# The ICC R package

# Overview

We will learn how to apply the ICC R package introduced in Wolak et al., (2012) (doi) to the beef cattle dataset.

# Reading R object

Use the function `load()`

to load the `dat4`

object we created in class.

```
load(file = file.choose())
dim(dat4)
library(ICC)
```

# ICC

The function `ICCbare()`

returns the estimate of intraclass corrleation coeﬃcient (ICC) , i.e., repeatability. It can be used for both balanced and unbalanced designs. Does the estimate of ICC agree with the one we obtained in class?

`ICCbare(x = factor(SIRE), y = BWT, data = dat4)`

# Optimal k

When the effort level is fixed (\(s \times n\) or \(s \times k_1\)), the `effort()`

function computes ICC by internally calling the `ICCbare()`

function and then plots a number of records per sire group (\(k\)), one of which produces the smallest conﬁdence interval around the ICC estimate. Check the tradeoff in confidence interval width with varying \(k\). What is the estimaete of optimal \(k\) in this dataset?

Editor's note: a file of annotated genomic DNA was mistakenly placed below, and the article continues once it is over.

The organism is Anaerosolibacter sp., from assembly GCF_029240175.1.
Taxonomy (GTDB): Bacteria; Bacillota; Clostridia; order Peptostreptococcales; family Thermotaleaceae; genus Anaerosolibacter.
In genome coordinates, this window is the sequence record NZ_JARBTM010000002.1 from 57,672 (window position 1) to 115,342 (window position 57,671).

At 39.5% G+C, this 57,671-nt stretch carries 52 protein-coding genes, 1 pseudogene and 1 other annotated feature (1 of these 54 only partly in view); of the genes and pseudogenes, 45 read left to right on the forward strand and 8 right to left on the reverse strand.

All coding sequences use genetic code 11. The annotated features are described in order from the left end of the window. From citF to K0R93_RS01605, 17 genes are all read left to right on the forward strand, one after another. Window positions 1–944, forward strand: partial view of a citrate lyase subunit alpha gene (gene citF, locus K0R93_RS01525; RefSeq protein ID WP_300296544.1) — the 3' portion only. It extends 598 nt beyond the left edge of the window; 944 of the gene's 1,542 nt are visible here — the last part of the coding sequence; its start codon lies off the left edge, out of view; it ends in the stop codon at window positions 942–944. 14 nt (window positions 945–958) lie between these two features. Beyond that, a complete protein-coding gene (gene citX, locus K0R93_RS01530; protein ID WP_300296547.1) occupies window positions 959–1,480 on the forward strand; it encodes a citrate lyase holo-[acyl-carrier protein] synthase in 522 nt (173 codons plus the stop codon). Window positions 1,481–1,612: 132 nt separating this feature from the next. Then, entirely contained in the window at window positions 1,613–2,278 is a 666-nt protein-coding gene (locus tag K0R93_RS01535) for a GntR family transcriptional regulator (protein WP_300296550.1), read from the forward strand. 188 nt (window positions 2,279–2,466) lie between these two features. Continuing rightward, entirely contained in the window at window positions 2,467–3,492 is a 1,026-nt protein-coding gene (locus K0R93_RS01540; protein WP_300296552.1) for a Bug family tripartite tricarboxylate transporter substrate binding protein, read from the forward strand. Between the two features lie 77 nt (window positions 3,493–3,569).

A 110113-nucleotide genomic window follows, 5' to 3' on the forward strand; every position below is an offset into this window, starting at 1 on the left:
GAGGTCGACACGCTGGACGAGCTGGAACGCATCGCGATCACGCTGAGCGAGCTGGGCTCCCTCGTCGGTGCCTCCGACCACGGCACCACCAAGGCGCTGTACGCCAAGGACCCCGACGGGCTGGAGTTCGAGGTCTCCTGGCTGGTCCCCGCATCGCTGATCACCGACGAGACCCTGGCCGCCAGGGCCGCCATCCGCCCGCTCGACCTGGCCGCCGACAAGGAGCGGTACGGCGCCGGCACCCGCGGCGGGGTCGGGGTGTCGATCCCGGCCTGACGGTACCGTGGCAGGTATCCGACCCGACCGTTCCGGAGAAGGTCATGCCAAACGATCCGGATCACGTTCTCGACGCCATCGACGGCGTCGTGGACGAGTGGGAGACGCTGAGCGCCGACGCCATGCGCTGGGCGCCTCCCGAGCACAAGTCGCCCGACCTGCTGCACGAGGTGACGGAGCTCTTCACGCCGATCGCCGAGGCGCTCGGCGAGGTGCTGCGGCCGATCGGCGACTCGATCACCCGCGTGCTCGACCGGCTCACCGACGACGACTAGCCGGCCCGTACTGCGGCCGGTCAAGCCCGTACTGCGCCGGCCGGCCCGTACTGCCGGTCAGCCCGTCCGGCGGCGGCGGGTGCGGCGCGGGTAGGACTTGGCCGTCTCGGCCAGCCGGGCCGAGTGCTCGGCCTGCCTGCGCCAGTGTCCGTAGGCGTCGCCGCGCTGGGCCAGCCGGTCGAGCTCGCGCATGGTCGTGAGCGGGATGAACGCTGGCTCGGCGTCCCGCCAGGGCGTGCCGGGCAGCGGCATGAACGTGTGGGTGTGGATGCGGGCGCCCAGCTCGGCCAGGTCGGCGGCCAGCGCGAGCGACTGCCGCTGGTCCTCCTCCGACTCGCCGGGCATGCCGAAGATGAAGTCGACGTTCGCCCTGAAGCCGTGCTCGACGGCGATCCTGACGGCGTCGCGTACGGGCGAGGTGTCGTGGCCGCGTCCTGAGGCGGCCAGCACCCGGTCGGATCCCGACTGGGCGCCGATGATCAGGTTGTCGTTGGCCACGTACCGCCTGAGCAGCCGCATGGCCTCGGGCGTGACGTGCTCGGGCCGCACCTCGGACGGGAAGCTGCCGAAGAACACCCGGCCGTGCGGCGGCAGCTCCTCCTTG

```
# par(mar=c(4,4,1,1))
effort(est.type = "pilot", x = factor(SIRE), y = BWT, data = dat4)
```

# Confidence interval

The `ICCest()`

function performs a one-way ANOVA. It returns 1) the estimate of ICC, 2) the lower confidence interval of ICC, 3) the upper confidence interval of ICC, 4) the number of unique sire groups, 5) the adjusted \(k\) (or \(k_1\)), 6) the within group variance V(W), and 7) the between group variance V(B). What are the lower and upper confidence limits of the confidence interval for the ICC estimate?

```
# par(mar=c(4,4,1,1))
my.ICCest <- ICCest(x = factor(SIRE), alpha = 0.05, y = BWT, data = dat4)
my.ICCest
```

# Number of sire groups needed to achieve a desired CIW

The `Nest()`

function returns the number of sires or sire groups needed to achieve a predefined conﬁdence interval width (CIW). The estimate of CIW in the beef cattle dataset can be computed as follows.

```
c(my.ICCest$LowerCI, my.ICCest$ICC, my.ICCest$UpperCI)
w1 <- my.ICCest$UpperCI - my.ICCest$LowerCI
w1
```

So if we set the argument `w`

equal to `w1`

, the `Nest()`

function produces a value that is very close to the number of unique sires in the dataset.

```
Nest("pilot", w = w1, x = factor(SIRE), y = BWT, data = dat4)
length(unique(dat4$SIRE))
```

Now suppose we would like to obtain a more precise estimate of ICC, e.g., CIW=0.15. What is the required number of sires or sire groups?

```
w2 <- 0.15
Nest("pilot", w = w2, x = factor(SIRE), y = BWT, data = dat4)
```